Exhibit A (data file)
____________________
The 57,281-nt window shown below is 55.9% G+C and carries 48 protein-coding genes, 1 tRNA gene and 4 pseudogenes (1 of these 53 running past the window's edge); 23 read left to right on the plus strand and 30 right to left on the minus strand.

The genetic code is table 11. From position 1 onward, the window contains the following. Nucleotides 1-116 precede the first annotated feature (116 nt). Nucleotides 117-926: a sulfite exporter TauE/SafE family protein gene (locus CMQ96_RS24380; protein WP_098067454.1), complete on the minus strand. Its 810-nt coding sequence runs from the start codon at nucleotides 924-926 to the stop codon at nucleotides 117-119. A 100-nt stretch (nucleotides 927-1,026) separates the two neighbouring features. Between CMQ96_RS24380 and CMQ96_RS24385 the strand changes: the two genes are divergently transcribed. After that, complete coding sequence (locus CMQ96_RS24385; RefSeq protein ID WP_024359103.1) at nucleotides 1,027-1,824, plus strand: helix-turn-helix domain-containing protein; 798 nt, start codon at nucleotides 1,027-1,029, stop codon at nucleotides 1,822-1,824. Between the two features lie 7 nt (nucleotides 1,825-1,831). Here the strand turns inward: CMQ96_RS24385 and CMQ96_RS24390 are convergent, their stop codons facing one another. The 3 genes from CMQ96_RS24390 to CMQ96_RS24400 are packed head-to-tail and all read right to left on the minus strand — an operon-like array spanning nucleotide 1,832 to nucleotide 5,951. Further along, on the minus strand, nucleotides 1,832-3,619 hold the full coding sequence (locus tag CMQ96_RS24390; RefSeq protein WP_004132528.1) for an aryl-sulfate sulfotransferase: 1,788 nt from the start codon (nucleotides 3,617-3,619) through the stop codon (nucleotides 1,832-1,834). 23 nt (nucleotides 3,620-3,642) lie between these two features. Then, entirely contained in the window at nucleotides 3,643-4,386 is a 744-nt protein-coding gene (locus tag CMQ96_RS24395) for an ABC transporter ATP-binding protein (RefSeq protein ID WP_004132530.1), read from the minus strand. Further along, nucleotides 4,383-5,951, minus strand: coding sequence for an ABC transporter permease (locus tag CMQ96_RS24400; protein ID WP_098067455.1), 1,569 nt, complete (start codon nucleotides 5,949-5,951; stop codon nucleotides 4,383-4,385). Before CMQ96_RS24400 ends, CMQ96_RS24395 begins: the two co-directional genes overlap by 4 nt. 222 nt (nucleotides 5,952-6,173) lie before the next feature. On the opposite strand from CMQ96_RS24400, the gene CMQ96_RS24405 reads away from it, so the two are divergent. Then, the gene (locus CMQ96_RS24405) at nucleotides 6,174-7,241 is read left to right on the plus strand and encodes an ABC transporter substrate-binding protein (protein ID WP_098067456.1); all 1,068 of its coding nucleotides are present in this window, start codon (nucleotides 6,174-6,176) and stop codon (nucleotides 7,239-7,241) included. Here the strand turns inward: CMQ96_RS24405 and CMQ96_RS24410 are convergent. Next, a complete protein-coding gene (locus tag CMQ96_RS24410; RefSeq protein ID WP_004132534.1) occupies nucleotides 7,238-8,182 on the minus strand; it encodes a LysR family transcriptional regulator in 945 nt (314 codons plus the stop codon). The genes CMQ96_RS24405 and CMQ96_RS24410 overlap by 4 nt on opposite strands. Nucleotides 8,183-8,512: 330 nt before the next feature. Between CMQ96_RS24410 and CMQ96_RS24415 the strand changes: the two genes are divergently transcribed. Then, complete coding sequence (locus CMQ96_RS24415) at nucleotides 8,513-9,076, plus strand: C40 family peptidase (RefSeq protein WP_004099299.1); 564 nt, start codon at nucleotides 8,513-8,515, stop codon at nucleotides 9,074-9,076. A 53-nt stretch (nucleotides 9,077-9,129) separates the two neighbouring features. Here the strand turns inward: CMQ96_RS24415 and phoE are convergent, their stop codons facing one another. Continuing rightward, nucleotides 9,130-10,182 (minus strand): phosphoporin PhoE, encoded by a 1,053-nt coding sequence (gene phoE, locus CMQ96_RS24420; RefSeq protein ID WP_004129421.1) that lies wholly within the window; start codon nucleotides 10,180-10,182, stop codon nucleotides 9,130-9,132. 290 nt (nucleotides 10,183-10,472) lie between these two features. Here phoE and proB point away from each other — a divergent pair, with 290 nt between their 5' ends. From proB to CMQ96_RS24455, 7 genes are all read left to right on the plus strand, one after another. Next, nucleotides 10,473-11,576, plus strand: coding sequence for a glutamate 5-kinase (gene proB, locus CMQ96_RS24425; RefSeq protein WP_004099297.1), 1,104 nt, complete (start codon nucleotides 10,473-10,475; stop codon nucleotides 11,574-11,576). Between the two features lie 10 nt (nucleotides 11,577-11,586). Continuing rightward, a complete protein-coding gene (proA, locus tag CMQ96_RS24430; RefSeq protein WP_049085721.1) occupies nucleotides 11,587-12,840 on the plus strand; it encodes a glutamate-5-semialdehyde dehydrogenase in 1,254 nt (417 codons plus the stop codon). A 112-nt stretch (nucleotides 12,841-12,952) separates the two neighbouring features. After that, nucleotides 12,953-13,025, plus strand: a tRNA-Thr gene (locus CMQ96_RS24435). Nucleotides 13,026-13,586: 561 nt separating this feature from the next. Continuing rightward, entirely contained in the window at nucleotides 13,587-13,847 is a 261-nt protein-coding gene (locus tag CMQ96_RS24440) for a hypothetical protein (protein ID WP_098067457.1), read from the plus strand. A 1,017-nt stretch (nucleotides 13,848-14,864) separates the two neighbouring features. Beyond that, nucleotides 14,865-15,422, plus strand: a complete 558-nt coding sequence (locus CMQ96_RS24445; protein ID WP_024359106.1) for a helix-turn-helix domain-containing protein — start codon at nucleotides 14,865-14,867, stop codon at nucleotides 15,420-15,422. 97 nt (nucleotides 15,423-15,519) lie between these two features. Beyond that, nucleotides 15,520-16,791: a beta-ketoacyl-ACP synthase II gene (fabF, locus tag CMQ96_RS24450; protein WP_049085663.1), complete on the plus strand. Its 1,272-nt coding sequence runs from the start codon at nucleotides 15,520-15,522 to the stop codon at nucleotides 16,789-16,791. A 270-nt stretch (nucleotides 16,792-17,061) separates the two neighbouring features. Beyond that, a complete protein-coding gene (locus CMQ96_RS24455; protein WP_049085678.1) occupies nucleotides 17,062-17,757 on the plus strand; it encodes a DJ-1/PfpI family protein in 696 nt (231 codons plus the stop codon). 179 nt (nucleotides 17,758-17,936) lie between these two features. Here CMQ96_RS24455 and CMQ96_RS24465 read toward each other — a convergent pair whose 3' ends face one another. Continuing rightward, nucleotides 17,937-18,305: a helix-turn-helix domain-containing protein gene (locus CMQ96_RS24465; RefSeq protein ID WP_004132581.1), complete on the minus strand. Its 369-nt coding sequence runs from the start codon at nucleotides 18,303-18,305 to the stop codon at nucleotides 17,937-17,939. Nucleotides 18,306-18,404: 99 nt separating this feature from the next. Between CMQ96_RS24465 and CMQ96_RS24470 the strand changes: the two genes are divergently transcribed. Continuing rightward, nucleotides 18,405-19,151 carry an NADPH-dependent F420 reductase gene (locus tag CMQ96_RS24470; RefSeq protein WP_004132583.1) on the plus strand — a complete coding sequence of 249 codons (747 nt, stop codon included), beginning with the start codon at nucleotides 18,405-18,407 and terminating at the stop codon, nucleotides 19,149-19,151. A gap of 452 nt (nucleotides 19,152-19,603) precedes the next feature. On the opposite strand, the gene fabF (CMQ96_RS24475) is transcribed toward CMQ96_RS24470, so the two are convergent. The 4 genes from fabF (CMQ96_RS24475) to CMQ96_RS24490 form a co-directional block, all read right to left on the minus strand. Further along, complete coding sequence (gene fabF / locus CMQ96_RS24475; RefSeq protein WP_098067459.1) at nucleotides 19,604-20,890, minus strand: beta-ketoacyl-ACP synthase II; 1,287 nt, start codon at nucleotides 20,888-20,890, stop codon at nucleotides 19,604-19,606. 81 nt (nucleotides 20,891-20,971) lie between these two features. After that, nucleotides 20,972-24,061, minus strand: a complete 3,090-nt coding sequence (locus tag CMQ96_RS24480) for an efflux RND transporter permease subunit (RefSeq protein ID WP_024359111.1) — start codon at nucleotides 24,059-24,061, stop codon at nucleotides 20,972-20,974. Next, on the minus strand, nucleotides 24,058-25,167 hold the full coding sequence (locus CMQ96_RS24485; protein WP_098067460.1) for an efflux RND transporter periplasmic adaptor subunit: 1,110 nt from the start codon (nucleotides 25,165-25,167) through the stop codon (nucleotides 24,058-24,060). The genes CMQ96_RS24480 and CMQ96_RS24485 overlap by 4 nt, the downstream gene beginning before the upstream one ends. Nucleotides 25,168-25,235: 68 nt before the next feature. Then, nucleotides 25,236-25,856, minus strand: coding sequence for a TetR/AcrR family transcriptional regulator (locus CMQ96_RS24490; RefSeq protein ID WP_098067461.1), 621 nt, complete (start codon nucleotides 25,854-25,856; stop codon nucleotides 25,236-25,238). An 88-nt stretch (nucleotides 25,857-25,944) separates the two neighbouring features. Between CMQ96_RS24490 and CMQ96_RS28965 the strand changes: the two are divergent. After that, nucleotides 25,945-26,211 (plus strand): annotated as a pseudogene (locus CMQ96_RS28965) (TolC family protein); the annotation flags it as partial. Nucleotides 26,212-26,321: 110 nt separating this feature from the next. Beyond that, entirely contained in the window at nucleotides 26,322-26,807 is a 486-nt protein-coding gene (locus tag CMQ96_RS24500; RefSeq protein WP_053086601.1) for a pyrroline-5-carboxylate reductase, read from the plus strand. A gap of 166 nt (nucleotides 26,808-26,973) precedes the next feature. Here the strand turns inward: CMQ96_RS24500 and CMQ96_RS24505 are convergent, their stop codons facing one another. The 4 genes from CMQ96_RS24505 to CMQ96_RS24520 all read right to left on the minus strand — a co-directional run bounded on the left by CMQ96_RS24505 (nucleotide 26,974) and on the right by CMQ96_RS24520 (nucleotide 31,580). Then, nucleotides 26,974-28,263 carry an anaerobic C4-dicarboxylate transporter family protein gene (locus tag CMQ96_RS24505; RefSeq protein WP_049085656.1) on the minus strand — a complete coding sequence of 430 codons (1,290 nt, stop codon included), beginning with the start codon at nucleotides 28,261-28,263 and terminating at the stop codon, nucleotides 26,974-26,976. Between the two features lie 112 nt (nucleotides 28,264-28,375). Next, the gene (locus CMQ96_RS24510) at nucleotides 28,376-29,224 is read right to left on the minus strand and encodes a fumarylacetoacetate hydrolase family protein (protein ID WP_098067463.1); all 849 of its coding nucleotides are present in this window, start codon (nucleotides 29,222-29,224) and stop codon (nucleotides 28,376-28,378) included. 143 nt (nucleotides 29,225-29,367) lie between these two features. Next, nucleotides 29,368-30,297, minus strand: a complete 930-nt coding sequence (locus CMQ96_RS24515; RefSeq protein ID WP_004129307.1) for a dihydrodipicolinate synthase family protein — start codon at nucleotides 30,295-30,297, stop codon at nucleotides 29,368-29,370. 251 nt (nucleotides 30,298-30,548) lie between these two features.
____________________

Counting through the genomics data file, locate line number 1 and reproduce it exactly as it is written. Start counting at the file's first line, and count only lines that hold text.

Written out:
The 57,281-nt window shown below is 55.9% G+C and carries 48 protein-coding genes, 1 tRNA gene and 4 pseudogenes (1 of these 53 running past the window's edge); 23 read left to right on the plus strand and 30 right to left on the minus strand.